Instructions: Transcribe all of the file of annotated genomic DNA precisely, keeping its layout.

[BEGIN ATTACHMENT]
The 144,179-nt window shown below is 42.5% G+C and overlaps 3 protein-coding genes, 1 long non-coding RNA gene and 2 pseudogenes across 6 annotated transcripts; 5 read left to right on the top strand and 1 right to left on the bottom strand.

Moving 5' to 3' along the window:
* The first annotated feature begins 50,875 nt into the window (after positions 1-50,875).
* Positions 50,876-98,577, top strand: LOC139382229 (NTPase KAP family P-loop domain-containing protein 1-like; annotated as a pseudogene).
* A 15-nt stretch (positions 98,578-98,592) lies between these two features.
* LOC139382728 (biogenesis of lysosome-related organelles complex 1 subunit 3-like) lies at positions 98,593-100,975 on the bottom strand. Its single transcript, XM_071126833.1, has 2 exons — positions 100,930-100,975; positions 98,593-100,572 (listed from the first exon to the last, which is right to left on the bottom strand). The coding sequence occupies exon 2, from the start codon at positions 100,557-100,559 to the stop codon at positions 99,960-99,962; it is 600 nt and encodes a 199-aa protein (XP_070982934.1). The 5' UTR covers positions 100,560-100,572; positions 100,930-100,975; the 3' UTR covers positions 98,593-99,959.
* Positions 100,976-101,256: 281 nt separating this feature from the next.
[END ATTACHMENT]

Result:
The 144,179-nt window shown below is 42.5% G+C and overlaps 3 protein-coding genes, 1 long non-coding RNA gene and 2 pseudogenes across 6 annotated transcripts; 5 read left to right on the top strand and 1 right to left on the bottom strand.

Moving 5' to 3' along the window:
* The first annotated feature begins 50,875 nt into the window (after positions 1-50,875).
* Positions 50,876-98,577, top strand: LOC139382229 (NTPase KAP family P-loop domain-containing protein 1-like; annotated as a pseudogene).
* A 15-nt stretch (positions 98,578-98,592) lies between these two features.
* LOC139382728 (biogenesis of lysosome-related organelles complex 1 subunit 3-like) lies at positions 98,593-100,975 on the bottom strand. Its single transcript, XM_071126833.1, has 2 exons — positions 100,930-100,975; positions 98,593-100,572 (listed from the first exon to the last, which is right to left on the bottom strand). The coding sequence occupies exon 2, from the start codon at positions 100,557-100,559 to the stop codon at positions 99,960-99,962; it is 600 nt and encodes a 199-aa protein (XP_070982934.1). The 5' UTR covers positions 100,560-100,572; positions 100,930-100,975; the 3' UTR covers positions 98,593-99,959.
* Positions 100,976-101,256: 281 nt separating this feature from the next.